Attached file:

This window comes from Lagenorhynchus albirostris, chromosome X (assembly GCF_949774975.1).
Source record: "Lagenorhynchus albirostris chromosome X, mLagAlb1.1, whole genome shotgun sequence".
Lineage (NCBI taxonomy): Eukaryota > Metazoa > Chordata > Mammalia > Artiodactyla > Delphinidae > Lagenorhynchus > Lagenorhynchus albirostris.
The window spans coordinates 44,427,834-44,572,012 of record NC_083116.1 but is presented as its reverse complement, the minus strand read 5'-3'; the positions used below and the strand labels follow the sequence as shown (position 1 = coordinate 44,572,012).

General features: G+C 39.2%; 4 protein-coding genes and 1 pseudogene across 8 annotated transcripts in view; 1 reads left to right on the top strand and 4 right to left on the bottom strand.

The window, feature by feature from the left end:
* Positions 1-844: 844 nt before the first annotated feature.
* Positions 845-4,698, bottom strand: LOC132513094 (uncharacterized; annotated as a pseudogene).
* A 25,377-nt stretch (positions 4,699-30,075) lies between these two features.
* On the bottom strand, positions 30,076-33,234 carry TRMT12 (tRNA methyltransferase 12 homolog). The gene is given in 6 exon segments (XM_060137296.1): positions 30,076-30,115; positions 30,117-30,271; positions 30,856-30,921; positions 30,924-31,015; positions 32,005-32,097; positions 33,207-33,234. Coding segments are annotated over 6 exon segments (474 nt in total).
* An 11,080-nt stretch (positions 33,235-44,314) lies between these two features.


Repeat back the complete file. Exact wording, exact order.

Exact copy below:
This window comes from Lagenorhynchus albirostris, chromosome X (assembly GCF_949774975.1).
Source record: "Lagenorhynchus albirostris chromosome X, mLagAlb1.1, whole genome shotgun sequence".
Lineage (NCBI taxonomy): Eukaryota > Metazoa > Chordata > Mammalia > Artiodactyla > Delphinidae > Lagenorhynchus > Lagenorhynchus albirostris.
The window spans coordinates 44,427,834-44,572,012 of record NC_083116.1 but is presented as its reverse complement, the minus strand read 5'-3'; the positions used below and the strand labels follow the sequence as shown (position 1 = coordinate 44,572,012).

General features: G+C 39.2%; 4 protein-coding genes and 1 pseudogene across 8 annotated transcripts in view; 1 reads left to right on the top strand and 4 right to left on the bottom strand.

The window, feature by feature from the left end:
* Positions 1-844: 844 nt before the first annotated feature.
* Positions 845-4,698, bottom strand: LOC132513094 (uncharacterized; annotated as a pseudogene).
* A 25,377-nt stretch (positions 4,699-30,075) lies between these two features.
* On the bottom strand, positions 30,076-33,234 carry TRMT12 (tRNA methyltransferase 12 homolog). The gene is given in 6 exon segments (XM_060137296.1): positions 30,076-30,115; positions 30,117-30,271; positions 30,856-30,921; positions 30,924-31,015; positions 32,005-32,097; positions 33,207-33,234. Coding segments are annotated over 6 exon segments (474 nt in total).
* An 11,080-nt stretch (positions 33,235-44,314) lies between these two features.